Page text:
Staffordshire Hoard Conservation Programme Completed

A new post on the Staffordshire Hoard website has announced completion of the cleaning and conservation project. With many tiny fragments emerging from the soil during this process, the total number of pieces is now about 4,000. Several pieces have been reconstructed from these fragments, with surprising results. The research phase is continuing and a… Read More Staffordshire Hoard Conservation Programme Completed

Our Object the the Week: A Merovingian Frankish Silver and Glass Buckle, Late 5th – 6th Century AD

This week we have selected a superb silver and glass buckle from Late Antiquity. This object was made at the moment in history when the Western European provinces of the Roman Empire were slipping further from centralised authority and becoming the de facto semi-barbarian kingdoms of the Franks, Visigoths, Saxons and others. Our object dates… Read More Our Object the the Week: A Merovingian Frankish Silver and Glass Buckle, Late 5th – 6th Century AD

The Museum of London: Roman Antiquities

The Museum of London offers, in my view, one of the most complete and satisfying museum experiences anywhere. Tracing the development of the greater London area from prehistory right through today, it offers not only extraordinary artifacts but art, interactive exhibits, dioramas, reconstructions and more to help the visitor understand London in any era. Indeed,… Read More The Museum of London: Roman Antiquities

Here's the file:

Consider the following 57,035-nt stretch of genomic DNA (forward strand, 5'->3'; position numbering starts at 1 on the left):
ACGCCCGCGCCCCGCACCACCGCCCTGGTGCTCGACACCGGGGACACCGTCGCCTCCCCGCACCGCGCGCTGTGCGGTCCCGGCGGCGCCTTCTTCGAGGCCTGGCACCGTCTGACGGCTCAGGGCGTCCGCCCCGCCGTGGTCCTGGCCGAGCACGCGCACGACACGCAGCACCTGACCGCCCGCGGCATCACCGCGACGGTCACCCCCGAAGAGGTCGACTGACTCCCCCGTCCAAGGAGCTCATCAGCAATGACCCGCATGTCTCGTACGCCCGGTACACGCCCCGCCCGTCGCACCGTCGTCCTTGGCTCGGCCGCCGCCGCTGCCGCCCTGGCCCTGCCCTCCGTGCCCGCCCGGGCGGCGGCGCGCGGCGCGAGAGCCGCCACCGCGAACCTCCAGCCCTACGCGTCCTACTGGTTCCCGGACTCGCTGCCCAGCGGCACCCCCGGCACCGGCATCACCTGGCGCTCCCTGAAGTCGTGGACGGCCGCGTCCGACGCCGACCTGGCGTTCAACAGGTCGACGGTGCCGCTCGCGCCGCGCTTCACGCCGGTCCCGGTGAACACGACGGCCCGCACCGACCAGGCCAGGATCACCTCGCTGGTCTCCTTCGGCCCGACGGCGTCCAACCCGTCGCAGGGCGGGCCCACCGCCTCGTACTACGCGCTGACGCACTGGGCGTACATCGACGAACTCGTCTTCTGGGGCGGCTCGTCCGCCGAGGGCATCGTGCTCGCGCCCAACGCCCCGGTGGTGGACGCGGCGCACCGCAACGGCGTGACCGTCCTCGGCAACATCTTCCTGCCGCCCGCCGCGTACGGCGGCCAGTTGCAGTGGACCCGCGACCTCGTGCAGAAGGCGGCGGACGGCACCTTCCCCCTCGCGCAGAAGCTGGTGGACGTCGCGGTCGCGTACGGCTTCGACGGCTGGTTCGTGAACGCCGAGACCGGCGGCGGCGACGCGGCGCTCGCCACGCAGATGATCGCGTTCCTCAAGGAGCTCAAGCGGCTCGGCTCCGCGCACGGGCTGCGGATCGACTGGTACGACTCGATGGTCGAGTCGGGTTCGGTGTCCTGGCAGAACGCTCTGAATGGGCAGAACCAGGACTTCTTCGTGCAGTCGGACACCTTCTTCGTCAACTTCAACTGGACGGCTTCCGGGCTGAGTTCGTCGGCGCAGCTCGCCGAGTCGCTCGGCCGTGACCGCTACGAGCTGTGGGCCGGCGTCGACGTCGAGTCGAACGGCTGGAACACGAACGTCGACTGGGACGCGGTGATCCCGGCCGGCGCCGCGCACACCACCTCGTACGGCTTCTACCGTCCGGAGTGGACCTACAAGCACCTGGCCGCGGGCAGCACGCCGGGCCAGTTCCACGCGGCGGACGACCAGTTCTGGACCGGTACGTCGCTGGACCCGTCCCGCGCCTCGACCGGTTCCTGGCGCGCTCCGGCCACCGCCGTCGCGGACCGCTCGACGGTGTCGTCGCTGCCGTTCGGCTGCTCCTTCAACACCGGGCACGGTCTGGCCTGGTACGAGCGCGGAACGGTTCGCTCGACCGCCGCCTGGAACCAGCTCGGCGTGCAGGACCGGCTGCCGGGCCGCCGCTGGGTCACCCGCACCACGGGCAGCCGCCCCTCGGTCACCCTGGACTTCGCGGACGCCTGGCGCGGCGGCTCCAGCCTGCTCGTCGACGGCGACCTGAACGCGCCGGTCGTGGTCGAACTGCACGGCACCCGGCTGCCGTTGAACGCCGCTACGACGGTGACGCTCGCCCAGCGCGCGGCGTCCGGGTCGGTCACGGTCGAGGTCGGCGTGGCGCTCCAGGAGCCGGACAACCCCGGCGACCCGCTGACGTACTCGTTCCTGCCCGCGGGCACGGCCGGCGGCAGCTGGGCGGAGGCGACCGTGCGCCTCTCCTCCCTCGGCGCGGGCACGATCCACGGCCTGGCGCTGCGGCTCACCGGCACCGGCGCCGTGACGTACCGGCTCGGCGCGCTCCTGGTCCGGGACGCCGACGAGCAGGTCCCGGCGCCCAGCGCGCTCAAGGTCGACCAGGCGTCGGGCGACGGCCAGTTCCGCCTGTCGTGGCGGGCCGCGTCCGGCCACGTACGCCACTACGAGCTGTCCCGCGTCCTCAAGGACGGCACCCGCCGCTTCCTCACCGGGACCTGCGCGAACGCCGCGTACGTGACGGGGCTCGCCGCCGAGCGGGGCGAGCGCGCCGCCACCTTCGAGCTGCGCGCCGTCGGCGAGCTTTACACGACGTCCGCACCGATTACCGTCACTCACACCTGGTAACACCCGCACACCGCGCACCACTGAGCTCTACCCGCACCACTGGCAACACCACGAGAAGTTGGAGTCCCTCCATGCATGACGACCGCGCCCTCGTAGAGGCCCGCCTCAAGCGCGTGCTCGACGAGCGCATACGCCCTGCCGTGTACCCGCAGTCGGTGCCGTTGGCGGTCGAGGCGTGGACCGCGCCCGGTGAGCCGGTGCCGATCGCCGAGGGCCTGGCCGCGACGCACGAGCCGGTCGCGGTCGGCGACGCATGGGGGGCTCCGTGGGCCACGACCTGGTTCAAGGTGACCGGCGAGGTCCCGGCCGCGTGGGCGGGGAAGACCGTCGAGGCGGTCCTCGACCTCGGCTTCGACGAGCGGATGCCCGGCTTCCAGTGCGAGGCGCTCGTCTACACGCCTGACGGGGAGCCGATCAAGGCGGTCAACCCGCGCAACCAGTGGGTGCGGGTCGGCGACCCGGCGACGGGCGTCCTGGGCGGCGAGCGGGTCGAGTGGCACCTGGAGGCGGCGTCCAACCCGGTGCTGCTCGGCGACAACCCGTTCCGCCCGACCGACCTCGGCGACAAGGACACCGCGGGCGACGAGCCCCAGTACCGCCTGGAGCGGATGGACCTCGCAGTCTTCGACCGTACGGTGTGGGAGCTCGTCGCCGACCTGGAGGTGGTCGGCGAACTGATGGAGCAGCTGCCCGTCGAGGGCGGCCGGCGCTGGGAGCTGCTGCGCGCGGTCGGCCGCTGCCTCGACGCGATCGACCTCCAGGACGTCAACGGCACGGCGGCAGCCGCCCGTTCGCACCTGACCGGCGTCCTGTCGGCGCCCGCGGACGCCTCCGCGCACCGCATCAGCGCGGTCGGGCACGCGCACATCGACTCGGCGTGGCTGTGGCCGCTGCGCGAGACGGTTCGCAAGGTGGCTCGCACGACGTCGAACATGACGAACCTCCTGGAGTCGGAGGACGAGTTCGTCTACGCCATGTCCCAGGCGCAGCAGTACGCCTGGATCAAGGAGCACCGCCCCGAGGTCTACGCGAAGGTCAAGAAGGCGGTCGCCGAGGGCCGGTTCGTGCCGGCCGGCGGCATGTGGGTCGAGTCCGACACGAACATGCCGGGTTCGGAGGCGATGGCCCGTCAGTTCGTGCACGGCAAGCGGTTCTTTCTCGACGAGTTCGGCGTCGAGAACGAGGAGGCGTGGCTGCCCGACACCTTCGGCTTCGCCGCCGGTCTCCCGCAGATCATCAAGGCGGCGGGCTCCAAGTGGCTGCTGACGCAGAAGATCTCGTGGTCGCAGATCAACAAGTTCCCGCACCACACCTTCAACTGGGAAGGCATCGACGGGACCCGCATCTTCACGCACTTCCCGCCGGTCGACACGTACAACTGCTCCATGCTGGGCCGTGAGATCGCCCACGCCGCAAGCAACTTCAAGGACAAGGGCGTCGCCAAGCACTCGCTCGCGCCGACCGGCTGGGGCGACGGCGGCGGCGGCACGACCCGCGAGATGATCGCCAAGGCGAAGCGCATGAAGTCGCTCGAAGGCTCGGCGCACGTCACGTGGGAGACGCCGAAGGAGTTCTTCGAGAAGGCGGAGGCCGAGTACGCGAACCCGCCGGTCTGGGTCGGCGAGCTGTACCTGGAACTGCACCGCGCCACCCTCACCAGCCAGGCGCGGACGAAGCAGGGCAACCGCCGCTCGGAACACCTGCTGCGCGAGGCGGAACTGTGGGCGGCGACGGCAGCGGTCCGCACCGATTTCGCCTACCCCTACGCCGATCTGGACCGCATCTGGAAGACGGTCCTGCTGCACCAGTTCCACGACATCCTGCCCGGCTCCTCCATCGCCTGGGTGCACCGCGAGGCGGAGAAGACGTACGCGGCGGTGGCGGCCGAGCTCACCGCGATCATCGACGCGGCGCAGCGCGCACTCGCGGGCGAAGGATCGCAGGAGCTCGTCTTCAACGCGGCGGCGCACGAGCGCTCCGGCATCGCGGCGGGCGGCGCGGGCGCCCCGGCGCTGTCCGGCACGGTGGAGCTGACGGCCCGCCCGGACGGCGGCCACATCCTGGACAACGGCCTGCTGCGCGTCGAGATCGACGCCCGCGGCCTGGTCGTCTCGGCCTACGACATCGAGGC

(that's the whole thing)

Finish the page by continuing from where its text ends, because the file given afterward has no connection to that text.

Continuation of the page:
Roman Bronze Brooches Revisited: Zoomorphic Types

http://www.clioancientart.com/catalog/i475.html In a blog post dated August 20 of last year we reviewed some examples of Roman bronze fibulae (brooches), a ubiquitous find both in controlled excavations and by metal detectorists. In this post we’d like to elaborate on the topic, focusing on zoomorphic brooch types. The example pictured above, a horse brooch dating to… Read More Roman Bronze Brooches Revisited: Zoomorphic Types

Early Medieval Cloissone Decoration and a Frankish Connection on Our Website

Cloisonné was very popular decorative technique during the transitional period from Late Antiquity to the early Middle Ages. The name is derived from the French word “cloison” meaning “cell”. This refers to the technique of creating individual spaces by using thin metal wires or panels and filling these cells with garnets or other semi-precious stones… Read More Early Medieval Cloissone Decoration and a Frankish Connection on Our Website